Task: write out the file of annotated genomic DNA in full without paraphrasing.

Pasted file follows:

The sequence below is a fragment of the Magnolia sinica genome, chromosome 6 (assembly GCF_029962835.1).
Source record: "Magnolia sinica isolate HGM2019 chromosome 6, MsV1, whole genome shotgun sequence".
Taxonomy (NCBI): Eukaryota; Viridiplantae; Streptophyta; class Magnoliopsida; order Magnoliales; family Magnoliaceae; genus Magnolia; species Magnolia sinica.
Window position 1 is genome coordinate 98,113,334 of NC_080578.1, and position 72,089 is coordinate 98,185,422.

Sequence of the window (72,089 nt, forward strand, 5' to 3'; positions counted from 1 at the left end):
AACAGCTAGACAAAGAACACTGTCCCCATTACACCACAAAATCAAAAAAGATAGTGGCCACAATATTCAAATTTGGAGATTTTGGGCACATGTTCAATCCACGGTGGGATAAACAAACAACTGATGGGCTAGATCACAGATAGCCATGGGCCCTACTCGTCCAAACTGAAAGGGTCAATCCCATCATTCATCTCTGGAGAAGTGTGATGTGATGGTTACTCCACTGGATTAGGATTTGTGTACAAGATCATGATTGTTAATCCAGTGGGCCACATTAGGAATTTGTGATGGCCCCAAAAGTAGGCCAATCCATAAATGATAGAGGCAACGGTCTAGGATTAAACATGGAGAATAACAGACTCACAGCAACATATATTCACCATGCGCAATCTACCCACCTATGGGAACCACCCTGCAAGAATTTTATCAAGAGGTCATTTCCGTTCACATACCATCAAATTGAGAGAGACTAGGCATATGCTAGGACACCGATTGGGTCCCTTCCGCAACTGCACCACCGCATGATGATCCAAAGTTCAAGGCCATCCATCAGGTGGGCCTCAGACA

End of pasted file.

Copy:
The sequence below is a fragment of the Magnolia sinica genome, chromosome 6 (assembly GCF_029962835.1).
Source record: "Magnolia sinica isolate HGM2019 chromosome 6, MsV1, whole genome shotgun sequence".
Taxonomy (NCBI): Eukaryota; Viridiplantae; Streptophyta; class Magnoliopsida; order Magnoliales; family Magnoliaceae; genus Magnolia; species Magnolia sinica.
Window position 1 is genome coordinate 98,113,334 of NC_080578.1, and position 72,089 is coordinate 98,185,422.

Sequence of the window (72,089 nt, forward strand, 5' to 3'; positions counted from 1 at the left end):
AACAGCTAGACAAAGAACACTGTCCCCATTACACCACAAAATCAAAAAAGATAGTGGCCACAATATTCAAATTTGGAGATTTTGGGCACATGTTCAATCCACGGTGGGATAAACAAACAACTGATGGGCTAGATCACAGATAGCCATGGGCCCTACTCGTCCAAACTGAAAGGGTCAATCCCATCATTCATCTCTGGAGAAGTGTGATGTGATGGTTACTCCACTGGATTAGGATTTGTGTACAAGATCATGATTGTTAATCCAGTGGGCCACATTAGGAATTTGTGATGGCCCCAAAAGTAGGCCAATCCATAAATGATAGAGGCAACGGTCTAGGATTAAACATGGAGAATAACAGACTCACAGCAACATATATTCACCATGCGCAATCTACCCACCTATGGGAACCACCCTGCAAGAATTTTATCAAGAGGTCATTTCCGTTCACATACCATCAAATTGAGAGAGACTAGGCATATGCTAGGACACCGATTGGGTCCCTTCCGCAACTGCACCACCGCATGATGATCCAAAGTTCAAGGCCATCCATCAGGTGGGCCTCAGACA